For more than 70 years, the Israeli-Palestinian conflict has affected the Middle East landscape. A comprehensive diplomatic solution has defied international efforts, leaving publics disillusioned about the prospect of peace. Large-scale violence ebbs and flows, leaving communities insecure and enabling the conflict to persist as a rallying tool for extremist actors, thereby demanding continued U.S. and international attention.

Yet amid this challenging context lie pockets of potential for advancing a sustainable resolution to the conflict. An established Israeli and Palestinian civil society ecosystem works to advance prospects for a just and lasting peace, and regional geopolitical shifts could offer new openings to forge progress toward Israeli-Palestinian and broader regional conflict resolution.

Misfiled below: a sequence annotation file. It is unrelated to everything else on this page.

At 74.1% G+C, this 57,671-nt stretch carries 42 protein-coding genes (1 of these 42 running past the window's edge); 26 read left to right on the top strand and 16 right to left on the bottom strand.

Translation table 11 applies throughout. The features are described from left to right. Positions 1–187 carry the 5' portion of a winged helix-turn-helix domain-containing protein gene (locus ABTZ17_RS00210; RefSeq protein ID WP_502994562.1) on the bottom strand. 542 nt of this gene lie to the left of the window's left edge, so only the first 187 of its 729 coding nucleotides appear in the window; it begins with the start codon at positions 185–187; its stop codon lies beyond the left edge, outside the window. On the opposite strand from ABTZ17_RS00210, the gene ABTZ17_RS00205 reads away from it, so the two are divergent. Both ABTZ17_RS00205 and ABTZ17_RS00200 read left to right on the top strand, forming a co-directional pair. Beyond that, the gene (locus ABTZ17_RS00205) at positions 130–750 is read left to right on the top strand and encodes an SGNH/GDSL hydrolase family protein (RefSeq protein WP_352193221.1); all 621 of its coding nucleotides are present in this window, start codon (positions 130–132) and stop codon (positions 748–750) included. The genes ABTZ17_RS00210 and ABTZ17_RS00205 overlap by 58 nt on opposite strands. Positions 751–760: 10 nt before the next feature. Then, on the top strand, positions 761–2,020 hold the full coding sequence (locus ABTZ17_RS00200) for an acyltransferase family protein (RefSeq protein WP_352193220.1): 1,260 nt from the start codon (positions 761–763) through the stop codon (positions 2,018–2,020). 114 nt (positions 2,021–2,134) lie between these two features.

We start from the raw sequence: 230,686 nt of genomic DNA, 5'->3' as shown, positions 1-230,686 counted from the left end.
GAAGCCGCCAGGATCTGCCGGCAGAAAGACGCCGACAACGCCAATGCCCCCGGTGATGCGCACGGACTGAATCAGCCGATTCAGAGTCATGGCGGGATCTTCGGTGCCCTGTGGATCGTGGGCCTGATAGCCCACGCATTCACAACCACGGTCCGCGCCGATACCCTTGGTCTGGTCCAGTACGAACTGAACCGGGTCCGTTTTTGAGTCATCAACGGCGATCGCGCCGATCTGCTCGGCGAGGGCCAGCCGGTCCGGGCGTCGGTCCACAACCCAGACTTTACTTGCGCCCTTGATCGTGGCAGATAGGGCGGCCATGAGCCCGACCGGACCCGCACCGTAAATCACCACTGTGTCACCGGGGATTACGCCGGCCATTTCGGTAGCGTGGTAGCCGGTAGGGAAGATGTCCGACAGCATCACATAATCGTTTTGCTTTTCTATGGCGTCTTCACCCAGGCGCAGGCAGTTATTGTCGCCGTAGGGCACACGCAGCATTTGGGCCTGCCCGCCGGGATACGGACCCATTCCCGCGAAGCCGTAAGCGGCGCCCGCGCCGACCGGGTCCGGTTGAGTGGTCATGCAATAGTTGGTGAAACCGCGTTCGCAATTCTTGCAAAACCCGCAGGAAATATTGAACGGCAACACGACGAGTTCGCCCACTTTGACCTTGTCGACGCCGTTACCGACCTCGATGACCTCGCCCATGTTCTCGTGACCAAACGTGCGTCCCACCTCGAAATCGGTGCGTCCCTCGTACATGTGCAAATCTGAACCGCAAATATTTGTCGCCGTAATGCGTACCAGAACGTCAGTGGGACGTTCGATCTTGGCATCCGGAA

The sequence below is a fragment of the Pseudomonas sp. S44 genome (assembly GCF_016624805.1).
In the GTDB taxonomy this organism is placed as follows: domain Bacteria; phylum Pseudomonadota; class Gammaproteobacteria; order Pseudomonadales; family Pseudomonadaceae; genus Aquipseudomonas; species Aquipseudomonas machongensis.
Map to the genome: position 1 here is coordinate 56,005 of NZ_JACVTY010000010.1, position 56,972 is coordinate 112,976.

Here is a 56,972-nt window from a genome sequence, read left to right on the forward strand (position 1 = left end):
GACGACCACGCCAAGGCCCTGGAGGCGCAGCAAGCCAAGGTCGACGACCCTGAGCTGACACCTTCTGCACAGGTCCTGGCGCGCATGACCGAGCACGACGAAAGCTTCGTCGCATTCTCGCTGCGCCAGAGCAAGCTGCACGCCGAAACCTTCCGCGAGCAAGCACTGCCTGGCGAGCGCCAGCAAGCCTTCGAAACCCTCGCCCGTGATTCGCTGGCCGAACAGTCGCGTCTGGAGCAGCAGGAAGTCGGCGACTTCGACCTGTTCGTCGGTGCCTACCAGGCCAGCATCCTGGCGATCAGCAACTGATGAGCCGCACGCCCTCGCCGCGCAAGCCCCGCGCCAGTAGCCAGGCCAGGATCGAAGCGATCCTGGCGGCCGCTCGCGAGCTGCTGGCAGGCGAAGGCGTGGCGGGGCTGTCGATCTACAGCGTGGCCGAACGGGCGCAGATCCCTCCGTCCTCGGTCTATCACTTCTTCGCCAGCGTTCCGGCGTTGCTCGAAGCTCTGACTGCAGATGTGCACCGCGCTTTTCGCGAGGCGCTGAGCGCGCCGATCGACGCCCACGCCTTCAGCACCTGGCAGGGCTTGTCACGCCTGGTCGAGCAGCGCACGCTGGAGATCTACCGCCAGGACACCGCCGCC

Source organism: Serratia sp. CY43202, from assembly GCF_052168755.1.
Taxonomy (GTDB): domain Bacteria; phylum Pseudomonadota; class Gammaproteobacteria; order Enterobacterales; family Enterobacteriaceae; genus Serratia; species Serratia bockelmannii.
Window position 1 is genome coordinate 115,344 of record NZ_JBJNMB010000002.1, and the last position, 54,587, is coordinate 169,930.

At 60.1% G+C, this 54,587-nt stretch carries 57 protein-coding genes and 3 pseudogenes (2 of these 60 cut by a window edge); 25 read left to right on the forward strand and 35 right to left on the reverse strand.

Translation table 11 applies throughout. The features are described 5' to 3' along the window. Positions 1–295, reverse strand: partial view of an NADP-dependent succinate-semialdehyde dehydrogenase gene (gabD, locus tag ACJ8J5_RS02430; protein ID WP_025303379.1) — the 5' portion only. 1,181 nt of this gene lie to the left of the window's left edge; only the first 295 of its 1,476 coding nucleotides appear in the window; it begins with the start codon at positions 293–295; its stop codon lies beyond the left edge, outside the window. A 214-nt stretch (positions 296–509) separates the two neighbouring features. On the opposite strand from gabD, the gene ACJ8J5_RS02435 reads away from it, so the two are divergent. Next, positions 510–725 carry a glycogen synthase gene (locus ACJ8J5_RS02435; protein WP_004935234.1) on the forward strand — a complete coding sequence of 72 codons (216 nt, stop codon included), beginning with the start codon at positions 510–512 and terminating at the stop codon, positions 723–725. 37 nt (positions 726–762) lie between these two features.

USIP’S WORK

For three decades, USIP has worked on the Israeli-Palestinian conflict and Arab-Israeli relations. Through dialogue, analysis and joint action at the grassroots and policy levels, USIP works to strengthen diplomatic peacemaking efforts; empower Palestinian and Israeli civil society actors working to build trust within and between their societies; enhance community security for Israelis and Palestinians; and build institutional capabilities that prepare the ground for a just, peaceful and sustainable solution to the conflict.

USIP has also supported over 200 grantees and more than two dozen fellows to conduct innovative work on the conflict. Recent work includes:

Convening Experts and Informing Policy